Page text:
Detroit Baptist Theological Seminary

1 Apr 2014

Evangelical Social Engagement: A Reprise


Last week in this blog post, I suggested that if the current surge of evangelical social attentiveness shares identity with surges that preceded it (as Joel Carpenter has affirmed), then we should look to history to accurately predict the course and end of the current surge of evangelical social action. I am no prophet (I’m a cessationist, after all), but there is a discernible pattern in play. So what is the historical pattern that emerges and what steps can we take to avoid it? Here goes:

  • First, in order to maintain “unity” and otherwise keep contribution levels high, the evangelical para-church social networks will feel an increasing need to make concessions. Some of these concessions will be confessional in nature, others socio-political, and others ethical. Last week we discovered through the World Vision fiasco that the evangelical majority was not yet ready for the homosexual concession (though a sizable evangelical minority certainly leaped up to applaud), but this line in the sand will eventually erode.
  • Next, there will be increasing tolerance of Arminianism and ultimately of Pelagianism. This is because, at its heart, organized evangelical social action, even when perpetuated by Calvinists (whether Henry, Mouw, or Piper), is evangelical—it either starts as or eventually becomes a pan-ecclesiastical, gospel-promoting effort. The social action at first paves the way for the gospel message, then morphs into an efficacious means of the gospel, and eventually replaces the gospel entirely as an end unto itself. Slippery slope? Perhaps, but I prefer to call this a cyclical pattern that we’ve seen time and again. Evangelicalisms of very age tend to revert to type.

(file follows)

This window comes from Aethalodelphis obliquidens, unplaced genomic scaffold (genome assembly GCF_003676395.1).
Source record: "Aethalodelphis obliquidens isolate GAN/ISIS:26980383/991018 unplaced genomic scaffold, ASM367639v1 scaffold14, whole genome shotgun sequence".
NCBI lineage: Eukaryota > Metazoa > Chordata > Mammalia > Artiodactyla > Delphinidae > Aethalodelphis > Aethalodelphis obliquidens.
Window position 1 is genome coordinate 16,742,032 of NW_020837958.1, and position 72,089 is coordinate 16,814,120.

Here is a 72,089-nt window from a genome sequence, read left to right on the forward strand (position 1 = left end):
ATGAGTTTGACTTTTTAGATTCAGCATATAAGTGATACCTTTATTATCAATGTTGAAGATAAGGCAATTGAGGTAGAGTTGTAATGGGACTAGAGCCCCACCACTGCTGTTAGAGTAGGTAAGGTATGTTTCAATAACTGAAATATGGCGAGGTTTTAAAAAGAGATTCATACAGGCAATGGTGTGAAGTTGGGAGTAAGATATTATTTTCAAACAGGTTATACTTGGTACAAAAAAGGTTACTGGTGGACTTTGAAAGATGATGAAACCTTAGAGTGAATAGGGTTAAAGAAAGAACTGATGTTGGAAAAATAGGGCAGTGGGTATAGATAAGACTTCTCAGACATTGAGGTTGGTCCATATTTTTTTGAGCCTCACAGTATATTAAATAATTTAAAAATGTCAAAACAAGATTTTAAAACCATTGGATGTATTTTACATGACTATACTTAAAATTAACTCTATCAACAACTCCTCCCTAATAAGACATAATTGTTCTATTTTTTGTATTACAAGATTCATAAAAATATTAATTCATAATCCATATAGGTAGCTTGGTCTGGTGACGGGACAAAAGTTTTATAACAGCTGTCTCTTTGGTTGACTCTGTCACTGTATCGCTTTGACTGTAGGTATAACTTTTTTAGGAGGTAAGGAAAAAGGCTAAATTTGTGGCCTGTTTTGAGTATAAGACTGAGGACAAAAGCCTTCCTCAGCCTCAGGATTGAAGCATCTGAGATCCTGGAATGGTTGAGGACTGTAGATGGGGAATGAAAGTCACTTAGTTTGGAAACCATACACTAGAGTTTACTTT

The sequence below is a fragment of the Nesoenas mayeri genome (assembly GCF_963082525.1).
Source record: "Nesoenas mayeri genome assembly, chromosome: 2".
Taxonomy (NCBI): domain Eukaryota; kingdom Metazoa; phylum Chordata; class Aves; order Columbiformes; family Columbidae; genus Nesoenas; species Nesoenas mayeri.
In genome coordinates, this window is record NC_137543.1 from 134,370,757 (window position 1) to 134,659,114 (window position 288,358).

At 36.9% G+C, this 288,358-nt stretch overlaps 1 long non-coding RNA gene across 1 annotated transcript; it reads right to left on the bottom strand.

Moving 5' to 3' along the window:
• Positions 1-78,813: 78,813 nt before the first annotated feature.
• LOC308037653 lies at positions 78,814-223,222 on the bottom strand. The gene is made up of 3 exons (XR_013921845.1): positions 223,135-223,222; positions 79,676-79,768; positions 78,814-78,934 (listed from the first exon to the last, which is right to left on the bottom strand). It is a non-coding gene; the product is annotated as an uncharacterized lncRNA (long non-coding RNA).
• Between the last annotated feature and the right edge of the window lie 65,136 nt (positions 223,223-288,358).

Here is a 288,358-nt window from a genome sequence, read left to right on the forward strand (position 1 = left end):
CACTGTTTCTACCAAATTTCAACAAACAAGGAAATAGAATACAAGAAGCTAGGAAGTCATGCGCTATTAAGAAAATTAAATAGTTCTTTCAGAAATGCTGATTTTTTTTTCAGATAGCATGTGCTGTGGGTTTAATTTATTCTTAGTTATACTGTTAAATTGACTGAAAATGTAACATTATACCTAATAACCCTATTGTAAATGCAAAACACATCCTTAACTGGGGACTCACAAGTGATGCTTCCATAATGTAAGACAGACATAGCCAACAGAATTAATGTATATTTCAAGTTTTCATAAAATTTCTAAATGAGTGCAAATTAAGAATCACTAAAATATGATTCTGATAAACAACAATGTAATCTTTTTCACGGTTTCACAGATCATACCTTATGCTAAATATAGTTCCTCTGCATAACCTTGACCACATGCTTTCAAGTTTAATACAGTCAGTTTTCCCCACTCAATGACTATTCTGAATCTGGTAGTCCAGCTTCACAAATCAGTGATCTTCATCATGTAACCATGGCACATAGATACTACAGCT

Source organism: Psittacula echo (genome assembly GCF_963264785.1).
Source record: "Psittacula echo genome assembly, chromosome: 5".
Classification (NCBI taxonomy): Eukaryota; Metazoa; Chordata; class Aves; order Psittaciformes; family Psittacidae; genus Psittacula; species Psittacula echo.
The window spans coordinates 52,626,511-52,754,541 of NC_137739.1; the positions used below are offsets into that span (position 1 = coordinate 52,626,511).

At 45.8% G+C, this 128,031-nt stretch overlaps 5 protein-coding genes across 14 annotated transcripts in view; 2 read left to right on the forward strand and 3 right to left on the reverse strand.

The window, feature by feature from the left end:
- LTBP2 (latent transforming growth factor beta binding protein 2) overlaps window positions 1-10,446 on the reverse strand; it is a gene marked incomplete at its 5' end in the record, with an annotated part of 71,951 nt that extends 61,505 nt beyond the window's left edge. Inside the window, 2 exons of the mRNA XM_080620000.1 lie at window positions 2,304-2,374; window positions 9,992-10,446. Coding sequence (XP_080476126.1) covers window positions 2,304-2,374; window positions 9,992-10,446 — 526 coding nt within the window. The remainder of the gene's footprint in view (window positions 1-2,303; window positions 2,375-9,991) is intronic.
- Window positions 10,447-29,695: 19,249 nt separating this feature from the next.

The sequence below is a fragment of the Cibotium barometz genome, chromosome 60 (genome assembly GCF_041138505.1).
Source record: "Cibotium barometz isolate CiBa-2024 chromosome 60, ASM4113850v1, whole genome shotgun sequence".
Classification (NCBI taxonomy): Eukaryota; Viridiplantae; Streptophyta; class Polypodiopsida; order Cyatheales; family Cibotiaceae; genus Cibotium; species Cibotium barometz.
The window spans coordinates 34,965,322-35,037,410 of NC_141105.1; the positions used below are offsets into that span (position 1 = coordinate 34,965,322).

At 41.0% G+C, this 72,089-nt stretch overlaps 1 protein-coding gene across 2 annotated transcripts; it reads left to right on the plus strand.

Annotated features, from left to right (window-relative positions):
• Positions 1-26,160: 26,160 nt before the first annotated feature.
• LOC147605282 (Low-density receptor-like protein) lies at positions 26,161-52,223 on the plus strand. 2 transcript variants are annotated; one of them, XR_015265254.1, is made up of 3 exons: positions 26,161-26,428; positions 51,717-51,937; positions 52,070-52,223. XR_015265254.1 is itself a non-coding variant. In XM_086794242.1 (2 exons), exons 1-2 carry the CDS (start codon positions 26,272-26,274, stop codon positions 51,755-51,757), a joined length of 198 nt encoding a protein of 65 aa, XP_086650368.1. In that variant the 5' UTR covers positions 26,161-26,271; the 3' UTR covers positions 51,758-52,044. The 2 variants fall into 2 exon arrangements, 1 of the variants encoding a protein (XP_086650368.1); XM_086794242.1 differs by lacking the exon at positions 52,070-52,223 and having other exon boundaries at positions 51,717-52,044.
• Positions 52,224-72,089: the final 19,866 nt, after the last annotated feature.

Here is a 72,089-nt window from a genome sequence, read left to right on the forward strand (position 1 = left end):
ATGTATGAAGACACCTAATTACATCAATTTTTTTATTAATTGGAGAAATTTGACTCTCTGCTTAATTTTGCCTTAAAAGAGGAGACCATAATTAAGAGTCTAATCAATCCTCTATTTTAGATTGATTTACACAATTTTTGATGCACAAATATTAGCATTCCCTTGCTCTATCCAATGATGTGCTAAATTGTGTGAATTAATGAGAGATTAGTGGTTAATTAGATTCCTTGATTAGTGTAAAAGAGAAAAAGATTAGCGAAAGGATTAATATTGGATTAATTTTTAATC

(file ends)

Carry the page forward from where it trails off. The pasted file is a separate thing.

• As the ethical and confessional compromises mount, the conservatives will begin to peel away, one by one, from these compromised social networks until enough of them accumulate for another evangelical social surge in about thirty years or so. The machinery of the existing social initiatives, however, will remain in the hands of those who have long since lost sight of the gospel.

So what’s the corrective that might be implemented to keep this cycle from repeating and to prove me a false prophet? One suggestion is that we create smaller, more local, and more self-consciously confessional organizations for ecclesiastical social action, then police these ideals aggressively. Historically, such measures tend to give such initiatives a little bit longer shelf-life, but they do not stop the progression entirely.

I would suggest a solution that is far more radical, namely this: Churches need to excise evangelical social action from their institutional mission. Note well that I did not recommend that Christians stop being neighborly or to stop participating in and/or contributing toward social/civic enterprises. But such participation should be (1) the actions of individual believers living out their faith in the civil sphere and (2) actions that are non-evangelical in intent (i.e., not practiced as a means to gospel success, but as a result of God’s sanctifying work in our lives).